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Dr. Albert L. Babb (Les) Remembered for "Remarkable Contributions to Humanity"

“Les was just extraordinary.”
As we shared the news of his passing with the Chemical Engineering faculty, the phrase was repeated with long pauses and fond memories.

In 1952, Dr. Albert L. Babb, who had received his doctorate at the University of Illinois, was appointed an Assistant Professor in Chemical Engineering.  Personable and highly gifted, Dr. Babb was interested in fundamental studies of liquids, the corrosion of metals, and gas-liquid absorption with chemical reaction.  But he also was extending his chemical engineering expertise into nuclear engineering. 

In 1955, the General Electric Company had employed him as a summer-faculty intern at its Hanford Laboratories.  Then, early in 1956, he became chairman of a College faculty committee directed to recommend courses and facilities needed for a graduate program in nuclear engineering.  That summer, he and two of his committee members attended the first Nuclear Science and Engineering Institute at the Argonne National Laboratory in order to become familiar with nuclear reactor operations.  Finally, in the Autumn of 1956, Chemical Engineering offered several elective courses in nuclear engineering. The response, an immediate and enthusiastic one, led to the development of a graduate program in the field. Dr. Babb’s dedication led to the Nuclear Engineering Department during 1965 – 1992, which functioned as a group during 1956 – 1965 and 1992 – 1998.  Dr. Babb was appointed the first Chairman of Nuclear Engineering and Director of the Nuclear Reactor Laboratories. In 1991, Dr. Babb retired to become Professor Emeritus of Chemical and Nuclear Engineering.  By then, he had served both departments for almost 39 years and he continued to teach part-time.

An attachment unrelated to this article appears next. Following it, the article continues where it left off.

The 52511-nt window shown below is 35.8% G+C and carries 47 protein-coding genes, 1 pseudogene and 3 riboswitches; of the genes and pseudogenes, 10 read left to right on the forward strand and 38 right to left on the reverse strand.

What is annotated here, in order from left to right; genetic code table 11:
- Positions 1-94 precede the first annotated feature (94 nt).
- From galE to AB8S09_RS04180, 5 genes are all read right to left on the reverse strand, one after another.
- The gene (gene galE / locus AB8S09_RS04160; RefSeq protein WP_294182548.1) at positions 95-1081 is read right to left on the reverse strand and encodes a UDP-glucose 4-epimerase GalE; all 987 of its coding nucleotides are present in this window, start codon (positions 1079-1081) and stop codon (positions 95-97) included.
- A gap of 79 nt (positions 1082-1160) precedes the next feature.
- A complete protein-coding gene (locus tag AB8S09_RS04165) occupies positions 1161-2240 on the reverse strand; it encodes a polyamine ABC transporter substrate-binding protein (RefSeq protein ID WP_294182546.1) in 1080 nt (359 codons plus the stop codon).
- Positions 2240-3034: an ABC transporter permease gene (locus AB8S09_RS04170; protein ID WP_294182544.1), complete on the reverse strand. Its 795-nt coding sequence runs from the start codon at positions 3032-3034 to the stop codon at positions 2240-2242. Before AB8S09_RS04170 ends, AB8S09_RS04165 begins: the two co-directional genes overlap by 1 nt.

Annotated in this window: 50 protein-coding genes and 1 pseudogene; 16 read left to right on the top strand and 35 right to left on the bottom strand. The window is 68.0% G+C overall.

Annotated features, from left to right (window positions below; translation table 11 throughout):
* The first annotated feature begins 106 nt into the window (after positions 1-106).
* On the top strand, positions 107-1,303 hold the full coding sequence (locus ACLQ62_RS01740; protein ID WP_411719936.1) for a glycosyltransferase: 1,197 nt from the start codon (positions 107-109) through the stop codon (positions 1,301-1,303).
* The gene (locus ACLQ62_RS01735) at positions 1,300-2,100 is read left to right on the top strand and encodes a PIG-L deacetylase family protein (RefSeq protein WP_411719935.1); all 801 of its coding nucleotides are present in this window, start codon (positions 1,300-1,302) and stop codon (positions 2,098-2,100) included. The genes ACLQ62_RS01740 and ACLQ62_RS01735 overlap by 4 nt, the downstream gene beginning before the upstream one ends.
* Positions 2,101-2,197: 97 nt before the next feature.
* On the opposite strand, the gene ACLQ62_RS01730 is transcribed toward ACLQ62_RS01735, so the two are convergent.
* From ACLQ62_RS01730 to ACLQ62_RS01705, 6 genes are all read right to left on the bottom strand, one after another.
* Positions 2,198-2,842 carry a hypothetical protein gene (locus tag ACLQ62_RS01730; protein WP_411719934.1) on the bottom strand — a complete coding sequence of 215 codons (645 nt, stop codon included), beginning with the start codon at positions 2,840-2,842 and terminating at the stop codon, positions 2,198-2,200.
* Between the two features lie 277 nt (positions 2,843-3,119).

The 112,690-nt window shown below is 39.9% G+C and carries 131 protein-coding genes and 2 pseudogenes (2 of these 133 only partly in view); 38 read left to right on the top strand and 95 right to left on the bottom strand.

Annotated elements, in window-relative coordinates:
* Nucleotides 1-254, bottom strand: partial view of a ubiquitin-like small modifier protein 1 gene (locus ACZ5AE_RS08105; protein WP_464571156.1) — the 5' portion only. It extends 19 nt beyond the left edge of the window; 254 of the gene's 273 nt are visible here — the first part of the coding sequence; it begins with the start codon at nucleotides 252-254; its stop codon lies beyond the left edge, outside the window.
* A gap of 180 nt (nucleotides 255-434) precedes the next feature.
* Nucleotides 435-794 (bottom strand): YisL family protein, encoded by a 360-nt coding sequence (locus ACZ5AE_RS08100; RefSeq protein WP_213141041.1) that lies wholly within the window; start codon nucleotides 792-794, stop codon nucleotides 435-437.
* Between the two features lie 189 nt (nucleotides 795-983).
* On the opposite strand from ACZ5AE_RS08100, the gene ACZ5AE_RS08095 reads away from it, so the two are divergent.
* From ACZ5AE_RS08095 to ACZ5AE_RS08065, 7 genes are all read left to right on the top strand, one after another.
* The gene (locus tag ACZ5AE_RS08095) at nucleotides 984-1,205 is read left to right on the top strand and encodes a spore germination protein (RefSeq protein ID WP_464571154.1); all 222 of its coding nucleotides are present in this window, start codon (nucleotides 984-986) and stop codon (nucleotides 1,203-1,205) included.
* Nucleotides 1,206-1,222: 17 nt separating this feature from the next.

Dr. Babb’s most notable accomplishment, his work on kidney dialysis, changed the lives of so many. He and a team of engineers and technicians designed and constructed a device (dubbed the “monster” by patients and nurses) that safely automated dialysis and could serve several patients at one time.  In 1964, he created a machine small enough to perform dialysis in a home.  With his groundbreaking innovation and unsurpassed dedication, Dr. Babb was nominated for the Nobel Prize in 1978.  In 1992, the Northwest Kidney Foundation awarded him “Clyde Shields Distinguished Service Award”, named after the first patient given automated treatment on the “monster”.

Buddy Ratner, Professor of Chemical Engineering and Bioengineering, calls Les Babb’s work, “remarkable contributions to humanity”. “Les, along with Belding Scribner, M.D., transformed the world with their life-prolonging kidney dialysis and it was truly driven by engineering.”

Les Babb passed away peacefully in Kenmore, WA on October 22, 2014.


Excerpts from A History of The Department of Chemical Engineering, 1904 – 1995.